• Keep items able to catch fire such as towels, oven mitts, wooden utensils, food packaging, and curtains away from your stove and oven. Should a fire start in the oven, turn off the oven and keep the door closed. On the stovetop, smother the flames with the lid and turn off the burner.

    • Purchase a microwave oven listed by a qualified testing laboratory. Plug the microwave directly into the wall (do not use an extension cord). Only use approved containers in the microwave; never use any foil or metals in the microwave oven. Never heat a baby bottle in the microwave. Microwaves heat unevenly and the hot steam can cause severe burns. If a microwave fire should start, unplug, or power off the unit and keep the door closed.

    • Always supervise children when cooking and keep children at least three (3) feet away from the oven, stove, and microwave.

  • Candles

    Candles are pretty and provide ambiance, but candles are a leading cause of home fires and deaths. Candle flames can easily ignite items that can burn. December is the peak month for candle fires. More than one third of candle fires start in the bedroom. Three out of all candle fires begin when items are too close to a candle.

    • Never leave a child unattended with a burning candle.
    • Use sturdy candles holders on an uncluttered surface.
    • Keep hair and loose clothing away from flames.
    • Never use candles if oxygen is utilized in the home or business.
    • If there is a power outage, use flashlights instead of candles.
    • Extinguish candles if you exit a room or go to sleep.

  • Heating 

    A majority of home heating fires occur during the winter months of December, January, and February.

    • Never use your oven to heat your home.
    • Keep items that can burn at least three (3) feet from any heating equipment such as furnace, fireplace, wood stove or space heaters.
    • Clean and inspect heating equipment and chimneys on an annual basis, if not more.
    • Portable heaters must be turned off when leaving the room or going to bed.
    • Ensure your fireplace has a sturdy screen to prevent ambers or sparks from flying into the rooms. Ashes should be could before placing in a metal container.
    • Make sure all heating equipment is up to the latest safety codes and installed by a qualified professional.

  • Electrical

    Electricity makes our lives comfortable. Flipping a light switch, plugging in a television, working on the computer are all second nature for us.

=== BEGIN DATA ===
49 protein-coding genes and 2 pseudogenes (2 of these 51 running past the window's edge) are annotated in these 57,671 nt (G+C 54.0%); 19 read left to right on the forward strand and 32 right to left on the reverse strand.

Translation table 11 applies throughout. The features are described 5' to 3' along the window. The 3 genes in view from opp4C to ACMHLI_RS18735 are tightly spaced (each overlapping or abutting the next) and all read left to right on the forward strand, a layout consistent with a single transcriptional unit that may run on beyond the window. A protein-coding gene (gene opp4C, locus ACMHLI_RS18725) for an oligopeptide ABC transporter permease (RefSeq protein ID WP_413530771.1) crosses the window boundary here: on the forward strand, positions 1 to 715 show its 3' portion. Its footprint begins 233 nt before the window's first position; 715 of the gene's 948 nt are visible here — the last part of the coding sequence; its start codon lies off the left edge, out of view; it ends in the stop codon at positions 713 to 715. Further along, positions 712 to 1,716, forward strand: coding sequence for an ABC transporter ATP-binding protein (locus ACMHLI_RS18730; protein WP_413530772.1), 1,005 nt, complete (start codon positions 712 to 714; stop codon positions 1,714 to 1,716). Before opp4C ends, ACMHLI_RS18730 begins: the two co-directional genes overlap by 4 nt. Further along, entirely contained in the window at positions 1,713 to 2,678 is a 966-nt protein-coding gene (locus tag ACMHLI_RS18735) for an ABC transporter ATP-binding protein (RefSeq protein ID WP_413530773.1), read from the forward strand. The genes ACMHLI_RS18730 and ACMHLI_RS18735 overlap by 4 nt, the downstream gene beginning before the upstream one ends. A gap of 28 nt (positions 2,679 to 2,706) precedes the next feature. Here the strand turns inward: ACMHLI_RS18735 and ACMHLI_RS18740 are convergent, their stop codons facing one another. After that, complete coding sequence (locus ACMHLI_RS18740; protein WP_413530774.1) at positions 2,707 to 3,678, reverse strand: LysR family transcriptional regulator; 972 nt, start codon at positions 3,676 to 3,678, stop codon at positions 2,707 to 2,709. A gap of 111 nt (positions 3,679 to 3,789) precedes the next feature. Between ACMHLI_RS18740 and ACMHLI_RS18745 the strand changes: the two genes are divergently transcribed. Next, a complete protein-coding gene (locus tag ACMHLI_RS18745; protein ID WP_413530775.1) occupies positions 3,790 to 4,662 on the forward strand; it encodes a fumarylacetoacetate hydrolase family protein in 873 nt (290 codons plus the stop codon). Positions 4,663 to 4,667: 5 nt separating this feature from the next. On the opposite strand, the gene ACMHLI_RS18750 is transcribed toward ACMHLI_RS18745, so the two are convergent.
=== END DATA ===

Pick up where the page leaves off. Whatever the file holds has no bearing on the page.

• Have a qualified licensed electrician perform all installations and maintenance for your home or business.
    • Plugged only one heat producing appliance into a receptacle at a time.
    • Extension cords or plug strips should not be used on major appliances like refrigerators, dryers, washers, stoves, microwave, etc.
    • Ground Fault Circuit Interrupters (GFCIs) should be installed to reduce probability of shock. GFCIs are required by code in most counties to be installed in bathrooms, kitchens, laundry rooms, garages, and outdoor receptacles.
    • Arc-Fault Interrupters (AFCIs) turn off electricity when dangerous conditions occur. AFCIs are required in newly constructed buildings. If you have an older building, consider having AFCIs installed.
    • Ensure electrical cords do not run across doorways or under carpets. Have a licensed electrician add additional receptacles so you do not have to use extension cords.
    • Make sure your light bulb wattage is compatible with all lamps.

  • Smoking

    The risk of dying in a home structure fire caused by smoking increases with age. One out of four fatal victims of smoking-material fires are not the smoker whose cigarette started the fire.

    • Use fire-safe cigarettes.
    • Smoke outside.
    • Keep cigarettes, matches, lighters and other smoking materials out of reach of children.
    • Use a deep, secure ashtray.
    • Do not throw away cigarettes outside. Discard cigarettes by dousing them in water or burying them in sand.

  • Propane and charcoal grills

    Barbeque and grilling are a favorite method of cooking especially in southwest Florida. But placing a grill too close to anything is a fire hazard.

    • Propane and charcoal grills should only be used outside.
    • Grills should be placed away from any structures such as decks, railings and out from under eaves and overhanging branches.
    • Children and pets should remain at least three (3) feet away from grills.
    • Keep grills clean.
    • Never leave a grill unattended.
    • Open your gas grill lid is open before lighting.
    • Never use starter fluid, only approved charcoal starter fluid. Keep all fluids out of reach of children.
    • Let coals completely cool and extinguish before disposing in a metal container.

    Install and test smoke alarms and carbon dioxide alarms at least once a month. If you have any doubts about a small fire in your home or business, just exit the dwelling closing doors behind you to help contain the fire. Call 9-1-1.